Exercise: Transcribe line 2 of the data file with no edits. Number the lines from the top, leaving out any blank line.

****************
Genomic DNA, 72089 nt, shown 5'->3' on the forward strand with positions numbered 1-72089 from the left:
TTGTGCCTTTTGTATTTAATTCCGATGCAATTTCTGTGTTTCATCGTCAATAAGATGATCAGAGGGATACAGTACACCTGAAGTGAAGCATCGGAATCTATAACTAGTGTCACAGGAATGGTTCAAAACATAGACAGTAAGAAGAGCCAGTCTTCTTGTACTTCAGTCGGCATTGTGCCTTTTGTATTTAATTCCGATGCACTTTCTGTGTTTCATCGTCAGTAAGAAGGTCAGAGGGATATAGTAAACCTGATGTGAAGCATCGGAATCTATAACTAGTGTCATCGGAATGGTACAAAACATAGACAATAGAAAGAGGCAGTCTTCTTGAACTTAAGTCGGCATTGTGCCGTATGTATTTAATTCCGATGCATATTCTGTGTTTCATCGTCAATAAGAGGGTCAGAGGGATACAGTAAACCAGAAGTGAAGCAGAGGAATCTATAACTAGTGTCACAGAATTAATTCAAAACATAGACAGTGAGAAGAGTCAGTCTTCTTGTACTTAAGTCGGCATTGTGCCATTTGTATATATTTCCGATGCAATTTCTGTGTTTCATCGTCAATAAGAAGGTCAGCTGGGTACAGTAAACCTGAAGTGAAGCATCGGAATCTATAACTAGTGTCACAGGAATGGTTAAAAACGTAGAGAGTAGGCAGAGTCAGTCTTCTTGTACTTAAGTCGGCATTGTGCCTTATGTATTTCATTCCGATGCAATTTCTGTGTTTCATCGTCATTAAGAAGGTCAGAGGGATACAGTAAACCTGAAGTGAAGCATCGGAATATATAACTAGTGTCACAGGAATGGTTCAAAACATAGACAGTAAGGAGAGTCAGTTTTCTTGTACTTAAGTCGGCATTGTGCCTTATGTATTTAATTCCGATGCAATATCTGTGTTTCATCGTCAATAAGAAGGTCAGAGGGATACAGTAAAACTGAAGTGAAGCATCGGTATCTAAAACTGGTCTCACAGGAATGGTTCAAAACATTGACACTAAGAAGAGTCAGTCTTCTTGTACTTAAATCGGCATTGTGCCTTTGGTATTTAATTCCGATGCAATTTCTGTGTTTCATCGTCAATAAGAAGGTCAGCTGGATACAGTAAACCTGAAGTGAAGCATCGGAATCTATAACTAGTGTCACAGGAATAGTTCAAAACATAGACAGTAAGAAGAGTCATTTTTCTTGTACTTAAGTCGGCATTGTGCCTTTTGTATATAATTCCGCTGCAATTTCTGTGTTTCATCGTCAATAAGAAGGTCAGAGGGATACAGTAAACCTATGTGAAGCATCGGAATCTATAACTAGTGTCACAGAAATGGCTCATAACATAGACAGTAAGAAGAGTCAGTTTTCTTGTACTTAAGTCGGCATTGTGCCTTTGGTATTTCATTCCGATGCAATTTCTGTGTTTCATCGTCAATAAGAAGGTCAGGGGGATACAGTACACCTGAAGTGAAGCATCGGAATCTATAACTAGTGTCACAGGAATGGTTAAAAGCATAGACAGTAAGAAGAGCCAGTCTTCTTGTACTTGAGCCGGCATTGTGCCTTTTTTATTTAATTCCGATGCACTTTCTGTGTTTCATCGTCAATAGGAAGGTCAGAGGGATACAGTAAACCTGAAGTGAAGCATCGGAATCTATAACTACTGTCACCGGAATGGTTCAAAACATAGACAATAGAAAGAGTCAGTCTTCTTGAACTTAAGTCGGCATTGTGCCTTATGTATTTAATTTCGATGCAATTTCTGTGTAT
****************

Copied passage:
TTGTGCCTTTTGTATTTAATTCCGATGCAATTTCTGTGTTTCATCGTCAATAAGATGATCAGAGGGATACAGTACACCTGAAGTGAAGCATCGGAATCTATAACTAGTGTCACAGGAATGGTTCAAAACATAGACAGTAAGAAGAGCCAGTCTTCTTGTACTTCAGTCGGCATTGTGCCTTTTGTATTTAATTCCGATGCACTTTCTGTGTTTCATCGTCAGTAAGAAGGTCAGAGGGATATAGTAAACCTGATGTGAAGCATCGGAATCTATAACTAGTGTCATCGGAATGGTACAAAACATAGACAATAGAAAGAGGCAGTCTTCTTGAACTTAAGTCGGCATTGTGCCGTATGTATTTAATTCCGATGCATATTCTGTGTTTCATCGTCAATAAGAGGGTCAGAGGGATACAGTAAACCAGAAGTGAAGCAGAGGAATCTATAACTAGTGTCACAGAATTAATTCAAAACATAGACAGTGAGAAGAGTCAGTCTTCTTGTACTTAAGTCGGCATTGTGCCATTTGTATATATTTCCGATGCAATTTCTGTGTTTCATCGTCAATAAGAAGGTCAGCTGGGTACAGTAAACCTGAAGTGAAGCATCGGAATCTATAACTAGTGTCACAGGAATGGTTAAAAACGTAGAGAGTAGGCAGAGTCAGTCTTCTTGTACTTAAGTCGGCATTGTGCCTTATGTATTTCATTCCGATGCAATTTCTGTGTTTCATCGTCATTAAGAAGGTCAGAGGGATACAGTAAACCTGAAGTGAAGCATCGGAATATATAACTAGTGTCACAGGAATGGTTCAAAACATAGACAGTAAGGAGAGTCAGTTTTCTTGTACTTAAGTCGGCATTGTGCCTTATGTATTTAATTCCGATGCAATATCTGTGTTTCATCGTCAATAAGAAGGTCAGAGGGATACAGTAAAACTGAAGTGAAGCATCGGTATCTAAAACTGGTCTCACAGGAATGGTTCAAAACATTGACACTAAGAAGAGTCAGTCTTCTTGTACTTAAATCGGCATTGTGCCTTTGGTATTTAATTCCGATGCAATTTCTGTGTTTCATCGTCAATAAGAAGGTCAGCTGGATACAGTAAACCTGAAGTGAAGCATCGGAATCTATAACTAGTGTCACAGGAATAGTTCAAAACATAGACAGTAAGAAGAGTCATTTTTCTTGTACTTAAGTCGGCATTGTGCCTTTTGTATATAATTCCGCTGCAATTTCTGTGTTTCATCGTCAATAAGAAGGTCAGAGGGATACAGTAAACCTATGTGAAGCATCGGAATCTATAACTAGTGTCACAGAAATGGCTCATAACATAGACAGTAAGAAGAGTCAGTTTTCTTGTACTTAAGTCGGCATTGTGCCTTTGGTATTTCATTCCGATGCAATTTCTGTGTTTCATCGTCAATAAGAAGGTCAGGGGGATACAGTACACCTGAAGTGAAGCATCGGAATCTATAACTAGTGTCACAGGAATGGTTAAAAGCATAGACAGTAAGAAGAGCCAGTCTTCTTGTACTTGAGCCGGCATTGTGCCTTTTTTATTTAATTCCGATGCACTTTCTGTGTTTCATCGTCAATAGGAAGGTCAGAGGGATACAGTAAACCTGAAGTGAAGCATCGGAATCTATAACTACTGTCACCGGAATGGTTCAAAACATAGACAATAGAAAGAGTCAGTCTTCTTGAACTTAAGTCGGCATTGTGCCTTATGTATTTAATTTCGATGCAATTTCTGTGTAT